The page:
The Achilles tendon represents the common tendon attachment of 3 muscles from the leg: the medial gastrocnemius, the lateral gastrocnemius, and the soleus muscle. The Achilles tendon attaches to the heel bone (or calcaneus) of the foot. Tears of the Achilles tendon are usually the result of a sudden injury associated with running or jumping activities. Usually there is no history of previous pain in this area but occasionally patients may report a history of chronic pain in the back of the calf or heel prior to the tear.

Patients who sustain an Achilles tendon rupture usually report the sudden onset of pain in the back of the calf and often report hearing or feeling a “pop”. The pain usually subsides gradually with time, but swelling and bruising typically ensue in the days following the injury. Patients also report pain and weakness with attempted walking or pressing the foot down (as if “stepping on a gas pedal”).
Achilles tendon tears are usually diagnosed by a combination of the patient’s history and the findings on physical examination. X-rays are frequently obtained to rule out other injuries. An ultrasound examination performed in the office will confirm the diagnosis. Occasionally an MRI scan may be used to confirm the diagnosis and determine whether the tear is a partial tear or a complete rupture.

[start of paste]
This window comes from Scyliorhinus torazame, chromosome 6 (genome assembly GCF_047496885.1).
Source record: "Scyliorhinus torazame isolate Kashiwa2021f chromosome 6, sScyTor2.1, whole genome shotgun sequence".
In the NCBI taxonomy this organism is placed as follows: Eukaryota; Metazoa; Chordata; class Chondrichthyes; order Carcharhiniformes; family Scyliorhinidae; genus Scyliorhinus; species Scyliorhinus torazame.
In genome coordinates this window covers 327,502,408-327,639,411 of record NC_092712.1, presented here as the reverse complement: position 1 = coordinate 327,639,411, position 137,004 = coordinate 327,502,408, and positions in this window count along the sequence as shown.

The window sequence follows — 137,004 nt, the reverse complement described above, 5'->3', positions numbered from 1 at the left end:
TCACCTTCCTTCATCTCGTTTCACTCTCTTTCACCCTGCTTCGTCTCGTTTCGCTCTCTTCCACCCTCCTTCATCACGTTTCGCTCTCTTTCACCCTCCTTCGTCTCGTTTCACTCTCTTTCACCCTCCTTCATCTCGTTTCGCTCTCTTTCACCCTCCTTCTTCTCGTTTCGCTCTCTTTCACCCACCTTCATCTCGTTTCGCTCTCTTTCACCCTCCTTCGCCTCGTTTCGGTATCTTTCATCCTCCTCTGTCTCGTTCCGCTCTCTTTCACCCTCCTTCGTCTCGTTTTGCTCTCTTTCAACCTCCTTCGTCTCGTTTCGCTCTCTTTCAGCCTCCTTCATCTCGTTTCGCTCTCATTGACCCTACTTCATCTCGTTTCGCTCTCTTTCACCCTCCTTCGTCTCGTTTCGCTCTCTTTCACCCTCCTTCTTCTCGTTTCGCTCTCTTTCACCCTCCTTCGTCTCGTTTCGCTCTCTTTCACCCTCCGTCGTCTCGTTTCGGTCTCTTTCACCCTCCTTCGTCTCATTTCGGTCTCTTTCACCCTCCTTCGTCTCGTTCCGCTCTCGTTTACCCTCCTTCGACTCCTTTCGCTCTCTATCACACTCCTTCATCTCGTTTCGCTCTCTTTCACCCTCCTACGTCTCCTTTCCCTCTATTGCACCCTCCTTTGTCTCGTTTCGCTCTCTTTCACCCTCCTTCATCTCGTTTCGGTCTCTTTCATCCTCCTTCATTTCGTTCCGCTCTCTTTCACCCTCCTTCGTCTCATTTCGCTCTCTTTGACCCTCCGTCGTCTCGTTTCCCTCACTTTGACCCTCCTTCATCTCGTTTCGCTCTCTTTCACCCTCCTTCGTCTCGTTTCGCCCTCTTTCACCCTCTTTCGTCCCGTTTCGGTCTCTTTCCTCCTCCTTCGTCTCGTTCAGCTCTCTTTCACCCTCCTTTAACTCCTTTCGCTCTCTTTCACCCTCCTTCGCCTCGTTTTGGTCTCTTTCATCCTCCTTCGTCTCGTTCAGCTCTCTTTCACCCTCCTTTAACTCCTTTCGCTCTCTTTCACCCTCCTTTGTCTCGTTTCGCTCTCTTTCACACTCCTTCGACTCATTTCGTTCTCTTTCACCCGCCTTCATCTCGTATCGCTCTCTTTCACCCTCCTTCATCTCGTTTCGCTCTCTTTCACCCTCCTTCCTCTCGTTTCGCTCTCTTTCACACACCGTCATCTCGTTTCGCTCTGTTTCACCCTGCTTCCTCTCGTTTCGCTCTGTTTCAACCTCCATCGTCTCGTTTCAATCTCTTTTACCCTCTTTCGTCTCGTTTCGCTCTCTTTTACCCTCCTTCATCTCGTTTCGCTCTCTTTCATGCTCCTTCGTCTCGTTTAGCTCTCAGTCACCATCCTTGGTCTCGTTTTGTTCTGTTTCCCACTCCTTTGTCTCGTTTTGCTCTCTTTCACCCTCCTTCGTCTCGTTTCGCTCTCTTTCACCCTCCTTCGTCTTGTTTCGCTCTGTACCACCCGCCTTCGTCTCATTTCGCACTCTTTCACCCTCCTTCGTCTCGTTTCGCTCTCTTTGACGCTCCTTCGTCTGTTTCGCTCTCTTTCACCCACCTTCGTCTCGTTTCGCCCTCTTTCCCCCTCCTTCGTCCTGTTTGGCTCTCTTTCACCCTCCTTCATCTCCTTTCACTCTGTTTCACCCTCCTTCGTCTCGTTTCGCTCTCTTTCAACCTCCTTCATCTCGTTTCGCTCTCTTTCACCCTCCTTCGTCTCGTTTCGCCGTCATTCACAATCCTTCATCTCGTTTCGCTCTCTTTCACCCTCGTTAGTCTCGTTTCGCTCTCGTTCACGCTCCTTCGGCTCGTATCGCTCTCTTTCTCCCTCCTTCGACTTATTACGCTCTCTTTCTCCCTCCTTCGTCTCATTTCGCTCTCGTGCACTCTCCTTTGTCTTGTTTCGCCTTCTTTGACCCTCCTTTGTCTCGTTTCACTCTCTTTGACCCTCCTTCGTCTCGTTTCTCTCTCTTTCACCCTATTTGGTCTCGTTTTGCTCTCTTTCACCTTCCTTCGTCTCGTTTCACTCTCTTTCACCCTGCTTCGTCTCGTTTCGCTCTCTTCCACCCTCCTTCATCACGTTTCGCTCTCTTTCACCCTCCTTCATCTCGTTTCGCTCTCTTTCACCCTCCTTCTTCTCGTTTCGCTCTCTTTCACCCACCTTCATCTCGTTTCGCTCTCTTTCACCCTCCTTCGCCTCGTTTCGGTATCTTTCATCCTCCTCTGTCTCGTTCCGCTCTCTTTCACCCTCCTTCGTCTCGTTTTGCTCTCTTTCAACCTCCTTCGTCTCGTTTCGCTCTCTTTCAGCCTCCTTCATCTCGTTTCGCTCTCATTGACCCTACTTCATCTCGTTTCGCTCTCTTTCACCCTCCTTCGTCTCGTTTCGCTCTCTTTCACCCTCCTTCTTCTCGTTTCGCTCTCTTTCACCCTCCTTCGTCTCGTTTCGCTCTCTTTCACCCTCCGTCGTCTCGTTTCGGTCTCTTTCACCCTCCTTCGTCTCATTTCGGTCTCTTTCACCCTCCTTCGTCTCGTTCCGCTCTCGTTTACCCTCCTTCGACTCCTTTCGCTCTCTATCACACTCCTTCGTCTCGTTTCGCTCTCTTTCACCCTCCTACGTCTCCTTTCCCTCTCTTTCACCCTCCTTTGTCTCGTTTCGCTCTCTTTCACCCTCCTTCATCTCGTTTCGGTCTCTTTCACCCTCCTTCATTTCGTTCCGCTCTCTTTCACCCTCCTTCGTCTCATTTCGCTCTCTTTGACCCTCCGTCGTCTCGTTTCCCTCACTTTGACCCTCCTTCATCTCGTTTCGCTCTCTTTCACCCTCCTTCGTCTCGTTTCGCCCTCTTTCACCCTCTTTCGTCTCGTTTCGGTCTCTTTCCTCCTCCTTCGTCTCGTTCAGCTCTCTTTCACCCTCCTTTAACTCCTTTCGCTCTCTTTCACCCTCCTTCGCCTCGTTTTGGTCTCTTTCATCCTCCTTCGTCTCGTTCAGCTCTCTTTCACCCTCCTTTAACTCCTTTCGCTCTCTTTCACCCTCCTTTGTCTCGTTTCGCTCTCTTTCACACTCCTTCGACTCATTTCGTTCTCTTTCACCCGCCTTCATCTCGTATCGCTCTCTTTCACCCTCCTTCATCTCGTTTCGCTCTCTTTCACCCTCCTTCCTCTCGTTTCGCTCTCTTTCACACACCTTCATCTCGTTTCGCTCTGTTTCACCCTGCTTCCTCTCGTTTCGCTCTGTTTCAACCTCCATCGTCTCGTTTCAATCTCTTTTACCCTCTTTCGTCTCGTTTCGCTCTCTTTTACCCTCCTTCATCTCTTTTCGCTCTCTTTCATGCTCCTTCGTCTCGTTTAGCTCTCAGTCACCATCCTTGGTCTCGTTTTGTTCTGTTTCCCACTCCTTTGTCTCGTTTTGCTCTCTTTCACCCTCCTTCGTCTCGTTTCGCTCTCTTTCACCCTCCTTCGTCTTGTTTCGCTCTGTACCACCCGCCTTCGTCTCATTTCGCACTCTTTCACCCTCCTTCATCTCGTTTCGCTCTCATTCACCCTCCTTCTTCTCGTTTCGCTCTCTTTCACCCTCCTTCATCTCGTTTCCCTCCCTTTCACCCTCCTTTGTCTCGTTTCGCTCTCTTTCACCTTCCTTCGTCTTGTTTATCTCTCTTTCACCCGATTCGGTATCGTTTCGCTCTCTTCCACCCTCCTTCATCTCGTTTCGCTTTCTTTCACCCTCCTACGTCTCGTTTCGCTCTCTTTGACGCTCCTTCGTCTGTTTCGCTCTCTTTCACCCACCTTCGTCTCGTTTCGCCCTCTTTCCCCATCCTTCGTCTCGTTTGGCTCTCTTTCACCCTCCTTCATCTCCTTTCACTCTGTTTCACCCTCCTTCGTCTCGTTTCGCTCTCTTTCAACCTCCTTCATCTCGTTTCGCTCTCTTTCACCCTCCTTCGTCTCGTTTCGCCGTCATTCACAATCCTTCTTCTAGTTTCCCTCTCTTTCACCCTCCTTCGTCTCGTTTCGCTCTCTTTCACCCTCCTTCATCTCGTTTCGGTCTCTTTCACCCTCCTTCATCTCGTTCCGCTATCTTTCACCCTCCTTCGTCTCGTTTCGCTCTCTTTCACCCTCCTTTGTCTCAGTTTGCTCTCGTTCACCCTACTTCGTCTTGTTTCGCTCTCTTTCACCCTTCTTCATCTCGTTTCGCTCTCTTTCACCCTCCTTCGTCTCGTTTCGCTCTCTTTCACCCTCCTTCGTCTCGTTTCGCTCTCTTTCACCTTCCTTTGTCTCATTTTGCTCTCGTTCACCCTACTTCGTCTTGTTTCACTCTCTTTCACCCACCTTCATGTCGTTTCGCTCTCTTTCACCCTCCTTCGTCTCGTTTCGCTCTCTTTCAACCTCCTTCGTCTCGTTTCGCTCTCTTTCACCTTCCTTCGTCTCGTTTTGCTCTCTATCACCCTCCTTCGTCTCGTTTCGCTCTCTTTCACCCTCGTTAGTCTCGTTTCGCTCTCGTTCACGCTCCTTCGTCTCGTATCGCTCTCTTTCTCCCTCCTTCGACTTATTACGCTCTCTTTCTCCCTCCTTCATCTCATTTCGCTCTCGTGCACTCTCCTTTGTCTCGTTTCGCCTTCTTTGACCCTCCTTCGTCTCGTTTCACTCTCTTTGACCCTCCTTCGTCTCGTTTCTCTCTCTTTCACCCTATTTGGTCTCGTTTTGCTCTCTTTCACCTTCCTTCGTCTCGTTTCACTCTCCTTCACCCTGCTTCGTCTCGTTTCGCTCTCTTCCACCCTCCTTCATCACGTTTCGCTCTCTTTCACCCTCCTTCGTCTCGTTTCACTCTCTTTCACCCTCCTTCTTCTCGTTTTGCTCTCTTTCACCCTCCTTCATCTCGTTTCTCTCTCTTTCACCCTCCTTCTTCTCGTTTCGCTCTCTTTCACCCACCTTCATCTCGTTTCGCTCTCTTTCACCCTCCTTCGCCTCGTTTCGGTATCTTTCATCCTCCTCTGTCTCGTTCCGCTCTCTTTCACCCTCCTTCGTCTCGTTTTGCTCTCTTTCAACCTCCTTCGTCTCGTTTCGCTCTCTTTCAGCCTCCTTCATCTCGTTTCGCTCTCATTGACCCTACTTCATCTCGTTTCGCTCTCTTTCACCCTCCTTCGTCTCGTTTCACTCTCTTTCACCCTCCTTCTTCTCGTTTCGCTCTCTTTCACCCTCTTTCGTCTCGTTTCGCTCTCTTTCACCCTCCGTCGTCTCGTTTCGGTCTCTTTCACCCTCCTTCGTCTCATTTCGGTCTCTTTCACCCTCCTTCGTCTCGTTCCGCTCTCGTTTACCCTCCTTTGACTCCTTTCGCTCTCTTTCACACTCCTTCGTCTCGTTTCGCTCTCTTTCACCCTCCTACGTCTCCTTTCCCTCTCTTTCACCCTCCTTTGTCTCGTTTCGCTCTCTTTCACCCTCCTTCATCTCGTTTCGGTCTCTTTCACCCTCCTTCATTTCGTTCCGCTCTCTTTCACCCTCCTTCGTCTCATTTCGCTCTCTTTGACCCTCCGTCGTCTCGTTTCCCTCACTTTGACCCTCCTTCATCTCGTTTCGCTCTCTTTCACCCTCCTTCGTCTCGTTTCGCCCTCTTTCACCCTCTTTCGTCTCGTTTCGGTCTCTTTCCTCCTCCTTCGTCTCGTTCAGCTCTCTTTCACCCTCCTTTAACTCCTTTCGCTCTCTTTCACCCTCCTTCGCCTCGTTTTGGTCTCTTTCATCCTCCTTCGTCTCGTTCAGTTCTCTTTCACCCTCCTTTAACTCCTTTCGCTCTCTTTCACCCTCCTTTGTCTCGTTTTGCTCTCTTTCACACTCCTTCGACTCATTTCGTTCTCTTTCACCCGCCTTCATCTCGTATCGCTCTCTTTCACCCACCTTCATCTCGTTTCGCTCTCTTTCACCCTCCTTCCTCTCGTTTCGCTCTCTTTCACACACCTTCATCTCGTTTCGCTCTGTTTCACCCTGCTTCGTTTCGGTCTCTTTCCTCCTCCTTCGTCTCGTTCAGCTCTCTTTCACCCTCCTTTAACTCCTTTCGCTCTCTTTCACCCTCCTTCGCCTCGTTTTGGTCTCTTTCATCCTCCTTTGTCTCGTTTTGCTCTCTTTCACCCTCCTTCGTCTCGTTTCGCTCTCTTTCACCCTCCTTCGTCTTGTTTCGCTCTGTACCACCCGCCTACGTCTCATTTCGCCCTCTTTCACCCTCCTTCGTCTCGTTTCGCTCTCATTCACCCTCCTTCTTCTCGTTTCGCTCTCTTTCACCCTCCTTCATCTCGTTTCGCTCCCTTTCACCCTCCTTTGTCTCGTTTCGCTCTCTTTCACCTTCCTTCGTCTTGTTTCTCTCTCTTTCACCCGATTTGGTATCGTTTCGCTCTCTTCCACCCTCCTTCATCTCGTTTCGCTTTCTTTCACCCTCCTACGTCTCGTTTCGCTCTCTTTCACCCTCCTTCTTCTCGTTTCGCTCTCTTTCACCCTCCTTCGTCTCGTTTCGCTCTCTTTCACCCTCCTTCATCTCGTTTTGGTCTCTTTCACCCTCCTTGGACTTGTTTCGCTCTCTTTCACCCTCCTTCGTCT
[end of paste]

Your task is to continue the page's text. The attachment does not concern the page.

The treatment of Achilles tendon ruptures depends upon the age, health, and activity level of the patient as well as the extent of the tendon injury (ie. partial tear versus complete rupture). For less active patients, and those with medical problems which preclude safe surgery, non-surgical treatment is recommended. In addition for patients with partial tears representing less than 50% of the tendon thickness, non-surgical treatment is typically recommended initially. Non-surgical treatment consists of icing, anti-inflammatory medications, casting, activity modifications, physical therapy, and a gradual return to activities as tolerated.

For most active, healthy patients with complete tendon ruptures or partial tendon ruptures which represent more than 50% of the tendon thickness, surgical treatment is recommended. Surgical treatment is ideally performed within 2 weeks from the date of the initial injury before the tendon and muscle begin to scar and shorten and make reattachment it to its native position more difficult. Surgery consists of repairing the ruptured tendon edges back to each other with stitches.

At Oceana Sports Medicine and Orthopaedic Center, Dr. Aboka brings added expertise in the non-operative and surgical management of Achilles Tendon Tears, utilizing the latest in minimally invasive protocols, and putting you back on the way to recovery quickly.